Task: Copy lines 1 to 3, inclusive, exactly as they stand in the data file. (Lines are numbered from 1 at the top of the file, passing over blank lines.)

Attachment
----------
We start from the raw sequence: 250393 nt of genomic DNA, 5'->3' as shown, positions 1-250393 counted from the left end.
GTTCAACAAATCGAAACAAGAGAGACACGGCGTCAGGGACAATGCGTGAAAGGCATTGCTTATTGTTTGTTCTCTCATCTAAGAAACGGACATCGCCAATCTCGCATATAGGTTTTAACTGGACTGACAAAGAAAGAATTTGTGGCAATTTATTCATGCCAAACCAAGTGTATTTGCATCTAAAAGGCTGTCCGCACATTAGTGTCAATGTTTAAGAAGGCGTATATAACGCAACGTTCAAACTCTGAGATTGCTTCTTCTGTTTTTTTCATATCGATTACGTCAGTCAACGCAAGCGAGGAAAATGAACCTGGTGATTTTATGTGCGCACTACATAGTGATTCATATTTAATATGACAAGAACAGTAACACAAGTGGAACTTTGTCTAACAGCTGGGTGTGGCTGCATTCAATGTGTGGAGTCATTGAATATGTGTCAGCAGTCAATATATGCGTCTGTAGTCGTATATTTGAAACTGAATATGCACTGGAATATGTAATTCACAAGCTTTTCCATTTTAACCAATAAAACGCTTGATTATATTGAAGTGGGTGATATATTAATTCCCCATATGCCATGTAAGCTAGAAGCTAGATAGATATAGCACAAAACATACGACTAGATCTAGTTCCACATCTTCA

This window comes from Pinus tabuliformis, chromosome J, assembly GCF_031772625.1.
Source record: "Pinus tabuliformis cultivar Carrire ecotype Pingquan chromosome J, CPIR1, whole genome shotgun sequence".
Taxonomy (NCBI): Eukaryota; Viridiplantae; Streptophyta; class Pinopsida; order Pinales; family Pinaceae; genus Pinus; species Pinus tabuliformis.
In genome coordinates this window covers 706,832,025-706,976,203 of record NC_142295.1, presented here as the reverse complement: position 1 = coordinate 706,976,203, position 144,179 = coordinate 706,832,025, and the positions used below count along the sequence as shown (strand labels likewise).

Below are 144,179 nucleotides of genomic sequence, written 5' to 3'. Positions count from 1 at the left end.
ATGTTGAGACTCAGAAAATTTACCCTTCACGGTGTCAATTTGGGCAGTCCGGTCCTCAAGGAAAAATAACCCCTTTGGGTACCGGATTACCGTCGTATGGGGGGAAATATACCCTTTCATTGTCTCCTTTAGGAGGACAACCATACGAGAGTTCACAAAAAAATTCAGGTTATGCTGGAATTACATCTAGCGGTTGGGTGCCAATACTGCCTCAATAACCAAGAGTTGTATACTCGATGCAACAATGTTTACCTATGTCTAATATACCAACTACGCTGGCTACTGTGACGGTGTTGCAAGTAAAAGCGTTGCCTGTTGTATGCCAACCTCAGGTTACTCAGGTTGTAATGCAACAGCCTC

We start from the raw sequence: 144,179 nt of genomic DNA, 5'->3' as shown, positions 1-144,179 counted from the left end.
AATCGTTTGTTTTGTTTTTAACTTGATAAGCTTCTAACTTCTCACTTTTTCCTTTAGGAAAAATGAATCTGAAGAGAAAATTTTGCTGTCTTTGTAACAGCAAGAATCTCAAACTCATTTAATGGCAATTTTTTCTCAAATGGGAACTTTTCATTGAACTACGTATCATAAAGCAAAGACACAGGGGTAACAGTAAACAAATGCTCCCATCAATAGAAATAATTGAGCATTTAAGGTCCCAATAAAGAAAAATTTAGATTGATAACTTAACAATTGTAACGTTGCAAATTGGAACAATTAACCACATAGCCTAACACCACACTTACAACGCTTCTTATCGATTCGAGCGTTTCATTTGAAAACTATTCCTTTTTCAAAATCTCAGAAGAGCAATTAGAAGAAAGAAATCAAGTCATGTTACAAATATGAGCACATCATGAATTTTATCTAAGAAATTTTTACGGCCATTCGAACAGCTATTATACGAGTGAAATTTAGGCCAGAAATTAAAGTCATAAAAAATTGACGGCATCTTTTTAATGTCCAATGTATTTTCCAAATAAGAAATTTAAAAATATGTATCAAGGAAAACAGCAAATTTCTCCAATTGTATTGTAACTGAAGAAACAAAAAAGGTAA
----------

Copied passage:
We start from the raw sequence: 250393 nt of genomic DNA, 5'->3' as shown, positions 1-250393 counted from the left end.
GTTCAACAAATCGAAACAAGAGAGACACGGCGTCAGGGACAATGCGTGAAAGGCATTGCTTATTGTTTGTTCTCTCATCTAAGAAACGGACATCGCCAATCTCGCATATAGGTTTTAACTGGACTGACAAAGAAAGAATTTGTGGCAATTTATTCATGCCAAACCAAGTGTATTTGCATCTAAAAGGCTGTCCGCACATTAGTGTCAATGTTTAAGAAGGCGTATATAACGCAACGTTCAAACTCTGAGATTGCTTCTTCTGTTTTTTTCATATCGATTACGTCAGTCAACGCAAGCGAGGAAAATGAACCTGGTGATTTTATGTGCGCACTACATAGTGATTCATATTTAATATGACAAGAACAGTAACACAAGTGGAACTTTGTCTAACAGCTGGGTGTGGCTGCATTCAATGTGTGGAGTCATTGAATATGTGTCAGCAGTCAATATATGCGTCTGTAGTCGTATATTTGAAACTGAATATGCACTGGAATATGTAATTCACAAGCTTTTCCATTTTAACCAATAAAACGCTTGATTATATTGAAGTGGGTGATATATTAATTCCCCATATGCCATGTAAGCTAGAAGCTAGATAGATATAGCACAAAACATACGACTAGATCTAGTTCCACATCTTCA

This window comes from Pinus tabuliformis, chromosome J, assembly GCF_031772625.1.